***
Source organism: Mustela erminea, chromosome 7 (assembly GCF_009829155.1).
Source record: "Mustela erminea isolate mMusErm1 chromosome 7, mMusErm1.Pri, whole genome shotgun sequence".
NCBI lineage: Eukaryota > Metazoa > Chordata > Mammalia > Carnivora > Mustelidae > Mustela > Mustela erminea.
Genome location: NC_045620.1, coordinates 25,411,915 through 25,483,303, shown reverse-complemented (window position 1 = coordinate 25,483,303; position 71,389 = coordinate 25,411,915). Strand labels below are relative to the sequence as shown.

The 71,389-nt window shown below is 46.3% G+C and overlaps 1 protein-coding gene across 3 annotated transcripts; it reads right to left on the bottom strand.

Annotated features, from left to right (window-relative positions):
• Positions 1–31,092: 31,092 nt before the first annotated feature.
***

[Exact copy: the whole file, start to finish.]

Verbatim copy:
Source organism: Mustela erminea, chromosome 7 (assembly GCF_009829155.1).
Source record: "Mustela erminea isolate mMusErm1 chromosome 7, mMusErm1.Pri, whole genome shotgun sequence".
NCBI lineage: Eukaryota > Metazoa > Chordata > Mammalia > Carnivora > Mustelidae > Mustela > Mustela erminea.
Genome location: NC_045620.1, coordinates 25,411,915 through 25,483,303, shown reverse-complemented (window position 1 = coordinate 25,483,303; position 71,389 = coordinate 25,411,915). Strand labels below are relative to the sequence as shown.

The 71,389-nt window shown below is 46.3% G+C and overlaps 1 protein-coding gene across 3 annotated transcripts; it reads right to left on the bottom strand.

Annotated features, from left to right (window-relative positions):
• Positions 1–31,092: 31,092 nt before the first annotated feature.